So here are five ways to get started:

  1. Remember, we teach people how to treat us. Speak up if someone takes advantage of you. It is their fault the first time it happens, and your fault all of the subsequent times for not teaching them differently.
  2. Quit trying to make others feel comfortable at the expense of your own well-being.
  3. Don’t feel guilty for using that tiny but might word, no. You are worth it. Self-care is a necessity not a luxury.
  4. Not everyone will like you, accept it.
  5. Disappointing others is inevitable. Embrace disappointment instead of avoiding it.

Life is sure to bring stressful circumstances. That is certain. And, there are many situations that we simply cannot avoid, times we just cannot say no. However, there are many circumstances that have the potential to cause stress, but that can be evaded by using that tiny but might word. Learning to saying no will allow you to say yes to the things that mean the most to you. So this new year, I hope you feel empowered to be brave, be bold, say no!autumn signature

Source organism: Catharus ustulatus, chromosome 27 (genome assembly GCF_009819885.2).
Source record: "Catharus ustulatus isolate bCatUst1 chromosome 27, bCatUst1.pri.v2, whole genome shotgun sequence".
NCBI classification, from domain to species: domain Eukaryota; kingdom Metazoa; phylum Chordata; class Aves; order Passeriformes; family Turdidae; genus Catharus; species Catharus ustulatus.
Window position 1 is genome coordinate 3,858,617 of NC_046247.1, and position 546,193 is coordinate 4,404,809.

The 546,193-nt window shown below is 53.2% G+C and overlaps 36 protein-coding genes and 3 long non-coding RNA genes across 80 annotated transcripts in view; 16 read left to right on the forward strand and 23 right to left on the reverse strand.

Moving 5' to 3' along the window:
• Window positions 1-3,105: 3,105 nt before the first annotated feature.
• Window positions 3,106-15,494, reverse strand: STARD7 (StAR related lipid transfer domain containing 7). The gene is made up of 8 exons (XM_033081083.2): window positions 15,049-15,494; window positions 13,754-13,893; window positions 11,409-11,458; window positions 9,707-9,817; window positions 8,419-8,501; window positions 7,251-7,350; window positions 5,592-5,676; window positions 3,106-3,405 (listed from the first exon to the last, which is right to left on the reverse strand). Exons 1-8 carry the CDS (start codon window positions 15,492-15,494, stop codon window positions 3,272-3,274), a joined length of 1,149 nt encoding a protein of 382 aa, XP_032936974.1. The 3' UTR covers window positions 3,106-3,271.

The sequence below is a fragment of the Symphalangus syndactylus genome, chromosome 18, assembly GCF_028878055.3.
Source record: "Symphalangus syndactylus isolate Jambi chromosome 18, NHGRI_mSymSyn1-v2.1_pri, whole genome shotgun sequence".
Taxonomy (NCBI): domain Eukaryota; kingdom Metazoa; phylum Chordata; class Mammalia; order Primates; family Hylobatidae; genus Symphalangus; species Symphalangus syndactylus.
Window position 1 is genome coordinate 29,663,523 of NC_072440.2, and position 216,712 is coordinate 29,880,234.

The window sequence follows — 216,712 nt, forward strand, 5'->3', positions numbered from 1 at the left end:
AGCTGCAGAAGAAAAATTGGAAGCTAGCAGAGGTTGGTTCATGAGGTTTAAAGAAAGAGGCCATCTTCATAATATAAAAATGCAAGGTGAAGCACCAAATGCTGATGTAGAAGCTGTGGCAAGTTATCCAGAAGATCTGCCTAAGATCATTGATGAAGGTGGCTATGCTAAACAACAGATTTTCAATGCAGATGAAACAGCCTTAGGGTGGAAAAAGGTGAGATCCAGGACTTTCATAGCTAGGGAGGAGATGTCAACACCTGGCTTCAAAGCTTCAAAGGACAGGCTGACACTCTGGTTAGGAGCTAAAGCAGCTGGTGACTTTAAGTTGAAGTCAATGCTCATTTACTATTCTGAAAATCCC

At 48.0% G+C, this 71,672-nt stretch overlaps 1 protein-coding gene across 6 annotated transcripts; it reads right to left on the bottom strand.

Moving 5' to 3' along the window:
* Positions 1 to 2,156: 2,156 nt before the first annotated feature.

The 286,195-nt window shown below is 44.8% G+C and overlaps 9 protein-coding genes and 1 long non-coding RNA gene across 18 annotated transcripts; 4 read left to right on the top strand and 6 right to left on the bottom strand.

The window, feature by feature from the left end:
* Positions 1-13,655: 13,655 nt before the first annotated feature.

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2 thoughts on “A Tiny But Might Word

  1. JUST so love these honest heartfelt words. They speak to my own people pleasing heart. The best thing I ever did was let go of the toxic relationships that stole my joy instead of feeding my soul. Saying no and walking away from negative energies was a scary step that has turned into such a huge blessing.

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    1. Awe! Thank you sweet Kimberly! I couldn’t agree more. Letting go and saying no can be oh so scary and down right lonely at times. I am impatient, but TIME always brings clarity and perspective for me. I just realized you are now blogging! So proud of you. Love your posts. All the best to you on your blogging journey:-)

      Liked by 1 person